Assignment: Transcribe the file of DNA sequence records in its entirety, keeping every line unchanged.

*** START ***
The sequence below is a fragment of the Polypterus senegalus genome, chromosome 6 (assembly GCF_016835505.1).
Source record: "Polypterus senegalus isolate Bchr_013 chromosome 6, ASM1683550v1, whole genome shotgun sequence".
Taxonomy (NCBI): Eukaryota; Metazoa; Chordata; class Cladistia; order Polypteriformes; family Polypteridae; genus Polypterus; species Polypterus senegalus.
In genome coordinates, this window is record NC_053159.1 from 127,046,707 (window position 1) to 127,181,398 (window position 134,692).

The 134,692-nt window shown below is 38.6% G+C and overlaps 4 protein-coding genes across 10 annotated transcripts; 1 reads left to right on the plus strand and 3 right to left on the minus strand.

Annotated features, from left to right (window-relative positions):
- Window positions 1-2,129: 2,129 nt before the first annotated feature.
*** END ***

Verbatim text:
The sequence below is a fragment of the Polypterus senegalus genome, chromosome 6 (assembly GCF_016835505.1).
Source record: "Polypterus senegalus isolate Bchr_013 chromosome 6, ASM1683550v1, whole genome shotgun sequence".
Taxonomy (NCBI): Eukaryota; Metazoa; Chordata; class Cladistia; order Polypteriformes; family Polypteridae; genus Polypterus; species Polypterus senegalus.
In genome coordinates, this window is record NC_053159.1 from 127,046,707 (window position 1) to 127,181,398 (window position 134,692).

The 134,692-nt window shown below is 38.6% G+C and overlaps 4 protein-coding genes across 10 annotated transcripts; 1 reads left to right on the plus strand and 3 right to left on the minus strand.

Annotated features, from left to right (window-relative positions):
- Window positions 1-2,129: 2,129 nt before the first annotated feature.